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With winter weather already creeping into fall, the Warming Center in Bozeman is preparing for a busy season.

The center is set to open on Nov. 1, and Human Resources Development Council Housing Director Brian Guyer said the nonprofit expects increased need for services while again dealing with with COVID-19.

To limit coronavirus spread, Guyer said staff will be doing health checks at the door by taking temperatures and asking screening questions. People who exhibit symptoms will be put up at the nearby motel for isolation, Guyer said. The nonprofit also have rapid tests on site.

HRDC expects to be at capacity from the start due to the increased number of Bozeman residents who are experiencing homelessness.

“It’s no secret there are a lot of people who are sleeping in RVs, sleeping in cars, sleeping in tents in public parks. In some ways, that’s what workforce housing looks like in our community,” Guyer said.

Guyer noted that many of the people who stay at the Warming Center are employed, with some working more than one job. Employees are waking up residents early for their shifts and keeping doors open late so people who work late can get back inside.

Guyer said another misconception is that many of the people experiencing homelessness are from out of town. The data HRDC collects does not support that theory, Guyer said.

“Most of the folks who are using housing shelter services, they’re from here, they might not be from Bozeman, but they’re from the surrounding communities,” Guyer said. “This is where their network is, and, a lot of times, this is where their jobs are, and they just found themselves at the bottom rung of the housing ladder.”

Jenna Huey, emergency shelter services manager for HRDC, said during the 2020-2021 season, the nonprofit had 390 people stay overnight at either the Warming Center or hotel rooms they had for COVID-19-related uses.

This year, it will have capacity for 120 people at the warming center on Wheat Drive, Guyer said. HRDC staff do have some contingency plans if more people are seeking shelter, Guyer said.

The average stay was 30 to 35 nights per person, Huey said. One in three of the people who stayed overnight were female, and 50% had a disabling condition.

This year, the Warming Center plans have daytime hours for the first time. The facility is scheduled to be open overnight from 7 p.m. to 7 a.m., then will be closed from 7 a.m. to 9 a.m.

For day services, it will open from 9 a.m. to 4 p.m., then close again from 4 p.m. to 7 p.m. Guyer said the closures each day will give HRDC time to rearrange the furniture to prepare for day or night services.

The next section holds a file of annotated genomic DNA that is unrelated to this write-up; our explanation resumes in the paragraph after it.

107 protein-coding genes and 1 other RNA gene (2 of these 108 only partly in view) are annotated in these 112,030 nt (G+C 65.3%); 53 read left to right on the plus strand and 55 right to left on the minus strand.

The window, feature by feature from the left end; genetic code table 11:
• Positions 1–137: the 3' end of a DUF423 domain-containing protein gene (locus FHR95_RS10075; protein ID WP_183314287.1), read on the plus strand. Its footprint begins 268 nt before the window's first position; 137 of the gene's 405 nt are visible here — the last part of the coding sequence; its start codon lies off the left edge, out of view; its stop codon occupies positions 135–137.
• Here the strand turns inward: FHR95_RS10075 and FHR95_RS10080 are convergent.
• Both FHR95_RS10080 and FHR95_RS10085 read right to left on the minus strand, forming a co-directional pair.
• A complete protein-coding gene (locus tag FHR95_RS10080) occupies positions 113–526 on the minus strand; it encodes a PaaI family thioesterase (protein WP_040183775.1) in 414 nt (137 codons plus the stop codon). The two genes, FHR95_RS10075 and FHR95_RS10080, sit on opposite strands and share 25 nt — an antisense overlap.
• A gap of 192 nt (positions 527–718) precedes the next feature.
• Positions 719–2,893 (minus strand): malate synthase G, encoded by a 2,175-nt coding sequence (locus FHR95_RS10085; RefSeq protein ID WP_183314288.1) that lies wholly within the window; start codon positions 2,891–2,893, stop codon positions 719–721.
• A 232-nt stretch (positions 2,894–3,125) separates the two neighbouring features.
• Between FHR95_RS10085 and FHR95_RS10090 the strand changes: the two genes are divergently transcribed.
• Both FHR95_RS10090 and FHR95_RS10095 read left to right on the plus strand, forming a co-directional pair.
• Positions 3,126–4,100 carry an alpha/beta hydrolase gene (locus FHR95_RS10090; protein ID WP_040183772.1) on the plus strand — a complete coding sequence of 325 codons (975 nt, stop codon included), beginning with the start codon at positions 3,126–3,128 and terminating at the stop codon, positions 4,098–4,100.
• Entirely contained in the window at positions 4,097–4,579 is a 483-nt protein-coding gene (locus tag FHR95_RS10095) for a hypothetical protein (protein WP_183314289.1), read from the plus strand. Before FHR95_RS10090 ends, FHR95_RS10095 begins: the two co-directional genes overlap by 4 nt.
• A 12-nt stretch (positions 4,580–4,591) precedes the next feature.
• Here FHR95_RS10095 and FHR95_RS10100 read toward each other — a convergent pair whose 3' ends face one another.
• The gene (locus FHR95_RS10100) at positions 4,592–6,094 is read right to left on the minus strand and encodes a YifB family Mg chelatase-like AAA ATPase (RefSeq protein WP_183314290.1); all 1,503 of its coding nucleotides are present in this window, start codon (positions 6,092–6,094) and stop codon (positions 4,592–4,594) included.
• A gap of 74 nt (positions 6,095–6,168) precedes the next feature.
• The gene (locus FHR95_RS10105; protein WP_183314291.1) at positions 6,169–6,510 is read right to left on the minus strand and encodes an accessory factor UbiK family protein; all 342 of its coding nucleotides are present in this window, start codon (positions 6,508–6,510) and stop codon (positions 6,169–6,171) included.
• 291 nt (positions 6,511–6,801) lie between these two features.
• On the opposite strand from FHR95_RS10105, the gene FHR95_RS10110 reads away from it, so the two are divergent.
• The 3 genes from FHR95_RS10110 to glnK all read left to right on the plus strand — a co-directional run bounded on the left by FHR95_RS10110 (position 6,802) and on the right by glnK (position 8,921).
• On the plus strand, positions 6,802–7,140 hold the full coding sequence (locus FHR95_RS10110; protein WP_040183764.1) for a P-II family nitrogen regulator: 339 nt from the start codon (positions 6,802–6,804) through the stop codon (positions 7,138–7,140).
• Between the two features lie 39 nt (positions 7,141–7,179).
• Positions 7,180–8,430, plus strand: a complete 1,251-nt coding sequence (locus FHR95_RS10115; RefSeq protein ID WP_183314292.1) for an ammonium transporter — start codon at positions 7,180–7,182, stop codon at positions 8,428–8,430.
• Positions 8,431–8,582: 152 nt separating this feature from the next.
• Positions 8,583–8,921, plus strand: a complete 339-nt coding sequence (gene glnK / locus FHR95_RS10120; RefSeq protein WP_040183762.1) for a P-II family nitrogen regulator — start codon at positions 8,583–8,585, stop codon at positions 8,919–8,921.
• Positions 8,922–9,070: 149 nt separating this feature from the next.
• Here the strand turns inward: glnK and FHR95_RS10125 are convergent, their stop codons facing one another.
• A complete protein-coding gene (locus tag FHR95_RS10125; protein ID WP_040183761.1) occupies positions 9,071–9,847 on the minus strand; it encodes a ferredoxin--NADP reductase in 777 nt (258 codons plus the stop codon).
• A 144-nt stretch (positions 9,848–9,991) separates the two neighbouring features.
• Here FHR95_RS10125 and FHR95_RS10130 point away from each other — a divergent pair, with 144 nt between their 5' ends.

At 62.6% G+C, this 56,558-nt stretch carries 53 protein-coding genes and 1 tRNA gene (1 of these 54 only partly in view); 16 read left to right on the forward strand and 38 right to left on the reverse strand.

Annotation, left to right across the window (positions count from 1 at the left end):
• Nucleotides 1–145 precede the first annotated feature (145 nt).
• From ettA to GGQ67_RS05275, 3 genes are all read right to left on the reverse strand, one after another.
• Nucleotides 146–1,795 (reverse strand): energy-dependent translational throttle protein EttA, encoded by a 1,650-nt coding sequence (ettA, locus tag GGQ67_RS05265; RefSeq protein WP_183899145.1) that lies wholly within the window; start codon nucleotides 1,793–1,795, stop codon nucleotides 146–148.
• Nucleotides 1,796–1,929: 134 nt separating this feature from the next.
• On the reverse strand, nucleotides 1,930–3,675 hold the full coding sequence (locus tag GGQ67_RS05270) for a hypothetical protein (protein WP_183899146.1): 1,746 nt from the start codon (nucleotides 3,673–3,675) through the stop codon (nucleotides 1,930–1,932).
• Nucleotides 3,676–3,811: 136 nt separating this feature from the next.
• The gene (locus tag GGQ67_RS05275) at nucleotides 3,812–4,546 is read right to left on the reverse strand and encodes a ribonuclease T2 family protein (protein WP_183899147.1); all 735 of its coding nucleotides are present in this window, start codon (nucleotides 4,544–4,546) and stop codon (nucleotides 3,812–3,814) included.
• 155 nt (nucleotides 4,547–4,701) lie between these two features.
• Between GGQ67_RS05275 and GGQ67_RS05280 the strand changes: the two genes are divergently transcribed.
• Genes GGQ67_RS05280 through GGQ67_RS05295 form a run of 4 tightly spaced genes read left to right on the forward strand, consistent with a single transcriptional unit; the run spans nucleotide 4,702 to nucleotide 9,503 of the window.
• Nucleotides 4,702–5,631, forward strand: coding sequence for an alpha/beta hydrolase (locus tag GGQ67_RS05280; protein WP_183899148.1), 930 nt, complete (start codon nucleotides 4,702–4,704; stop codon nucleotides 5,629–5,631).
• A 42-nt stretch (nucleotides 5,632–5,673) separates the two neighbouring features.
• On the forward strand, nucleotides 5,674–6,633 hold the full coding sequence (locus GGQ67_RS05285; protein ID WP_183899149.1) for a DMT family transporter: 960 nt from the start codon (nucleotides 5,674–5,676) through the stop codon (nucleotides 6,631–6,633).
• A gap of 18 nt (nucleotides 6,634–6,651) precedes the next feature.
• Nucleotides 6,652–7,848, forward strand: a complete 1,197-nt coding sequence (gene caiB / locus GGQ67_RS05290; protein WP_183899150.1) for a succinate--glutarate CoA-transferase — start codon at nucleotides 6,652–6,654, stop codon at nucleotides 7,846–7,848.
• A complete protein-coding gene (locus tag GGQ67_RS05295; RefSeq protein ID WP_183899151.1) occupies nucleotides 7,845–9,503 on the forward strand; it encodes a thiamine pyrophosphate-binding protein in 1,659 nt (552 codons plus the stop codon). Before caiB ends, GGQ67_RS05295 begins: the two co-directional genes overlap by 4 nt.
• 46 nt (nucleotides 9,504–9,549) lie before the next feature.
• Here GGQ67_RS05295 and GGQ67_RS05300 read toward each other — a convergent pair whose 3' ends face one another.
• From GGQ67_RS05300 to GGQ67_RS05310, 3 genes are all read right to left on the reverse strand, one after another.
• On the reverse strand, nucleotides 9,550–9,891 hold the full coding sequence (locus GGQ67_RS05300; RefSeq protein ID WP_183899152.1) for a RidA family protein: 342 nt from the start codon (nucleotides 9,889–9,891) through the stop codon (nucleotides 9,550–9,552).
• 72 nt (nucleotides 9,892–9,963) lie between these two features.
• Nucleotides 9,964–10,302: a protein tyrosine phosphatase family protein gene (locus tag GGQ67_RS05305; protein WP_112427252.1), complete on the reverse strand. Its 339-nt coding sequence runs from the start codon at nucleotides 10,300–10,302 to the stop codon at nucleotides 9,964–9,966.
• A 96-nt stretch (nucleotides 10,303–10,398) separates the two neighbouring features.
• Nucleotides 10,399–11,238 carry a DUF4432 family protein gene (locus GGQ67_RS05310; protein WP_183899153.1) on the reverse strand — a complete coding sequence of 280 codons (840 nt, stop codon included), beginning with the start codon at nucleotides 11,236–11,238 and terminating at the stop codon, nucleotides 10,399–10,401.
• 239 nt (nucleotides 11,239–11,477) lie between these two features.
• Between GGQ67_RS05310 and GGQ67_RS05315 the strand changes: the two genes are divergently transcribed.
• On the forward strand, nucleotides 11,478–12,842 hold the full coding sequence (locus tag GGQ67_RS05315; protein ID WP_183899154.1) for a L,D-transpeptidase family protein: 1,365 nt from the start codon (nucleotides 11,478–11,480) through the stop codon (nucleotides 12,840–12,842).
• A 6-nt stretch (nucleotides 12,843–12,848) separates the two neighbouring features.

At Bozeman Pond, where some people are living in tents in a small community, Brian — who declined to share his last name — said the expanded day hours are a positive.

“Every other year it’s just like ‘Get out there for 12 hours,’” Brian said. “Two years ago, people would go to the public library. But then COVID happened, and there was nowhere to go. Literally everyone was wandering around freezing to death or trying to find somebody with a car.”

Jamie, who also declined to give his last name, said some people prefer to stay in their cars rather than spending time in the Warming Center.

Guyer said some people have had traumatic experiences staying in congregate settings and prefer to stay in their vehicles or other places where they feel safer.

Keeping the facility open during the day will allow people to come inside to warm up and recharge, both literally and figuratively, Huey said. People will also be able to access the showers, laundry and food, Huey said, and talk to case managers about housing options.

“For some folks it’s mostly just about having that safe place to be able to get out of that survival mode, to be able to comprehend and think about next steps,” Huey said.

The Bozeman Outreach program between HRDC, the police department and the downtown business association is also preparing for the winter.

BPD Community Resources Officer Marek Ziegler said not too much is changing from his end, but the police department has plans to make people it interacts with aware of the services available at the Warming Center.

“Like everybody else, when it gets cold you worry about people being out in it for too long,” Ziegler said.

Last winter, seven people died in Bozeman as a result of exposure or related complications, Guyer said.

“We can’t continue to let that happen. That is not indicative of the community that Bozeman is. We can do better than that,” said Guyer, who also stressed the importance of getting a year-round, 24/7 shelter in town. “We’re a growing community, and we’re starting to deal with the issues that larger communities deal with, and larger communities require a year round shelter.”

Bozeman’s Warming Center is at 2015 Wheat Dr. The Warming Center in Livingston is at 121 South Second St. Both open Nov. 1, and are in need of both monetary donations and volunteers. More information can be found at

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Nora Shelly can be reached at or 406-582-2607.

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